InFocus ScreenPlay 7210 DLP Projector Page 2
Although the projector defaults to 16:9, the 7210 offers several aspect ratios for use with varying program material. In addition to the usual 4:3 and Letterbox modes, a Native mode bypasses the internal scaling of the projector, essentially mapping pixel for pixel. A 4:3 image from a computer with 800x600 resolution (SVGA) for example, will use just over half of the available pixels and result in a small picture centered on the screen. A final mode, Natural Wide, is only available when an interlaced signal is present, and then only when Faroudja "TrueLife" processing is active. The center of the image retains an correct proprotions but the sides stretch out, like a funhouse mirror. Natural Wide is what I'd call unnatural wide.
The 7210 employs the same Faroudja solution as the 7205 for all video processing, deinterlacing, and scaling of 480i sources. For 480p, 720p and 1080i component sources Faroudja processing can be defeated by unchecking the TrueLife box in the Advanced area of the Picture menu. When TrueLife is off, the projector reverts to the Pixelworks 265 chipset for deinterlacing and scaling. TrueLife is automatically defeated when the M1-DA input is used with HDMI/DVI sources.
Call it a vagary of digital video, but something in the digital chain between the source and the 7210 causes the projector to take a few seconds to relock onto an HDMI/DVI signal when navigating between motion and still video, such as when returning to the top menu of a DVD while it was playing. The several seconds of darkness is disconcerting the first few times it happens, but after that it becomes downright annoying. Double your pleasure if you any have any IR conflicts with your equipment. It's a brave new world we live in. At least it's not like the early days of digital audio processing when one misguided switchover from Dolby Digital to DTS could cost you a tweeter and an inner ear pad.
Swelltone Central, a.k.a. the Digital Video Essentials DVD, is always a good place to start when setting up a player or projector. I had no way to measure color temperature (see "Testing and Calibration"), so I merely selected the 6500K setting and delved into the realm of black (Brigthtness), white (Contrast) and Gamma settings. I also noted that the horizontally stepped gray scale test pattern showed excellent and linear differentiation between IRE settings and no visible color tint at either end of the scale.
Be aware too that I was most often bypassing all video processing and scaling in the projector by using the Native mode and sticking with 720p images via the HDMI output of the (review pending) Integra Research RDC 7.1 preamp / processor. It proved impractical and unnecessary to spend any time with the analog inputs to the projector as the RDC 7.1's video circuitry upconverted my single standard definition source (TiVo – which came in to the RDC 7.1 as an s-video source) to the single 720p HDMI stream that I fed the projector.
All of my video sources- the HDMI-equipped Integra Research RDV 1.1 universal player, the DVI-equipped V, Inc. Bravo D2 DVD player, and my Samsung SIR-TS360 DirecTV/OTA hi-def receiver - went into the RDC 7.1 and then up a single HDMI cable to the projector. While I am still working on my review of the Integra player, I can say the bargain basement Bravo D2 was as magnificent as ever through this projector.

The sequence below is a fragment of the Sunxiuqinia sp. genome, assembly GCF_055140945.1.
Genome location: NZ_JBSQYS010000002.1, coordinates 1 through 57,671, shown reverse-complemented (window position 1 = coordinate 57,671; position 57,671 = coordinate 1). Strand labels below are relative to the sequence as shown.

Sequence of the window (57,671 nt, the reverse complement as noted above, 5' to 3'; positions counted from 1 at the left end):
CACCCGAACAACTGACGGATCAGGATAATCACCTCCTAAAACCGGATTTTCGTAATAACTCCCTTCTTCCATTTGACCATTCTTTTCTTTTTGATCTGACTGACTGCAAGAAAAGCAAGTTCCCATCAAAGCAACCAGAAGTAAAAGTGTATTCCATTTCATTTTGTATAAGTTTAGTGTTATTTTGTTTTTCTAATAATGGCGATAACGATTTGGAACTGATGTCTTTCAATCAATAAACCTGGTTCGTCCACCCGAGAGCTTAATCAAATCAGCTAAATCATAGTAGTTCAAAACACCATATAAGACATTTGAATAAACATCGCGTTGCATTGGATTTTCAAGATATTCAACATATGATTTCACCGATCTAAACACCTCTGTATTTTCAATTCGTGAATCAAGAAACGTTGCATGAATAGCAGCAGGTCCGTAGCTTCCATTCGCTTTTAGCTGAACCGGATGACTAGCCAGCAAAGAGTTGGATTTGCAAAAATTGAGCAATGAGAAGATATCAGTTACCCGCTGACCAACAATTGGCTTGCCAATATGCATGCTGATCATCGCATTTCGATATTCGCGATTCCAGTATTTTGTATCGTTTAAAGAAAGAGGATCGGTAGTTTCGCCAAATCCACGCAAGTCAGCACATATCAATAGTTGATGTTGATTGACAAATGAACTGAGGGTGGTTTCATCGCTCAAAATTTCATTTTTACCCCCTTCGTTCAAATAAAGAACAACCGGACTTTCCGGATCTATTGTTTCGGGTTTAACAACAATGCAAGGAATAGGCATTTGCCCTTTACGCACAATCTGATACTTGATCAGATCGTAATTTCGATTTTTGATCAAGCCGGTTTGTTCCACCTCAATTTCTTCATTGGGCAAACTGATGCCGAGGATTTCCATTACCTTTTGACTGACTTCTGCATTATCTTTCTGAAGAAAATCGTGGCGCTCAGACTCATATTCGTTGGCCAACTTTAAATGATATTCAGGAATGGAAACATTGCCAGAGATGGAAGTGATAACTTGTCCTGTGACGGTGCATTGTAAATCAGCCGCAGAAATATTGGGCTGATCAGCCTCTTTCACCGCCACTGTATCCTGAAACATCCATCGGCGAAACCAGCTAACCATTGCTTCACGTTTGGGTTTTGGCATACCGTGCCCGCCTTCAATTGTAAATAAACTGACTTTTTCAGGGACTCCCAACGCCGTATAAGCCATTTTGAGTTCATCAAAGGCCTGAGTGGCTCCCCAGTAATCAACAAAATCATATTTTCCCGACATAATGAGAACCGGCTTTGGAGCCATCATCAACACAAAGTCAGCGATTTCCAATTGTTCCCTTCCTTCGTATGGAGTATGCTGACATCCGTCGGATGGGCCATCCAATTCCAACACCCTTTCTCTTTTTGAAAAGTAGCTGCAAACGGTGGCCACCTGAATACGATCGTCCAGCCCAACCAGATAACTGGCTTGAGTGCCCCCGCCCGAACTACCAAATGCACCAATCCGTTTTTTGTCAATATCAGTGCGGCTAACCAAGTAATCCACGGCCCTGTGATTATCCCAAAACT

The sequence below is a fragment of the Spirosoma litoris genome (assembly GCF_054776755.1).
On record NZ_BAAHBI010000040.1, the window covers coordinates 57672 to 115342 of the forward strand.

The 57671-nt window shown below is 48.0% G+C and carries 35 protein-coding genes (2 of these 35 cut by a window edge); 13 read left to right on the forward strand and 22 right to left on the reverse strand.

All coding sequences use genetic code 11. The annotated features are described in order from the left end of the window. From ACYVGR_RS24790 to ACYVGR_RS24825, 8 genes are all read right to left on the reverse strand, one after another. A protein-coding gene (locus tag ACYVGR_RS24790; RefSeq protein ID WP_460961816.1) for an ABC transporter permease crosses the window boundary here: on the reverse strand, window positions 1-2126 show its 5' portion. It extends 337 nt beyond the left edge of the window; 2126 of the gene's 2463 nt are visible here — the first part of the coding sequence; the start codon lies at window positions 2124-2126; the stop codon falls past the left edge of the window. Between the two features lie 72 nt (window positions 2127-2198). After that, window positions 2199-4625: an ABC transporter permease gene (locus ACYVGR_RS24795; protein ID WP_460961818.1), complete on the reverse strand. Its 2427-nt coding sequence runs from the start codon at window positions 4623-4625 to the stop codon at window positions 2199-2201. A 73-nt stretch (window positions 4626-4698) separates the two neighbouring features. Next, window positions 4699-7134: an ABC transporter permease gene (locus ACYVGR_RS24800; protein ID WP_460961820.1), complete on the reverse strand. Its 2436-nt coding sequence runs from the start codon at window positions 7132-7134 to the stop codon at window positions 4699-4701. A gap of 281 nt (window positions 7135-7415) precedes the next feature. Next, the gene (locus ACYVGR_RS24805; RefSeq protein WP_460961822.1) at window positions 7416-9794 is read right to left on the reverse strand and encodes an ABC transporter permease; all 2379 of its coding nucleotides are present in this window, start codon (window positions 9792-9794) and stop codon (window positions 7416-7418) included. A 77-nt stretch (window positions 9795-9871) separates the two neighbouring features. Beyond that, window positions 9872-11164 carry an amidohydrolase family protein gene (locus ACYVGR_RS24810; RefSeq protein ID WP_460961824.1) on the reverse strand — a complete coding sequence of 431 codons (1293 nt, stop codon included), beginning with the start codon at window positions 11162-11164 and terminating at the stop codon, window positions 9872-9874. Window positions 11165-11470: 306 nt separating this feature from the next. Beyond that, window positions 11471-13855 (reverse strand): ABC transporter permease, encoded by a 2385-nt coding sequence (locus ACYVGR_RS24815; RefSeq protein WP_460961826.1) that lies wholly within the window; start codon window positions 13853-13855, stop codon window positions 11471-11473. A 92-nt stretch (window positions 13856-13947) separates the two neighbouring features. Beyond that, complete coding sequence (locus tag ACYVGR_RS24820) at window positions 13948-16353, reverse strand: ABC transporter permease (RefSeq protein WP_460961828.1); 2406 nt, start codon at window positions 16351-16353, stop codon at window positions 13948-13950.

From the Balcony
Before I discuss how the InFocus 7210 looked with reference quality video, I think it's important to see how well it worked with merely good video, such as that in Old Boy from Tartan Video. While overall the transfer of this bizarre but fascinating Korean film is quite good, it's not perfect. Does the InFocus's high-resolution image shine a glaring spotlight when flaws creep up? Actually, no, the entire viewing experience is consistently satisfying. In fact, with brightness and contrast are properly calibrated, the 7210 can be very film-like if the material demands it. That term, "film-like," developed by the enthusiast press during laserdiscs' glory days, means different things to different people. Besides natural believable colors and fully developed and detailed black levels, it also apologizes for a certain degree of image softness as well as the acceptability of a certain amount of "film grain" which, in the case of many laserdiscs was really just video noise.
One reference film, and a great example of what "film-like" should mean, is The Thomas Crown Affair (DVD, MGM video). In chapter 16, a race of D-class Catamarans off Long Island (complete with the World Trade Center towers 40 miles away and below the horizon, but still visible thanks to what the director refers to as a cold water mirage) juxtaposes the deep, timeless sea black of the ocean with splashes of bright red sail and yellow rain slicker. The InFocus was producing a gorgeous picture. By now I had switched back to my reference Bravo D2 player which, with its ability to pass blacker than black images, made it that much easier to fine tune the image. After readjusting the BRIGHTNESS down and using the CRT gamma curve, Dennis Leary's black jacket in the dark bowels of a parking garage (chapter 20) was still richly reproduced and revealing of much shadow detail.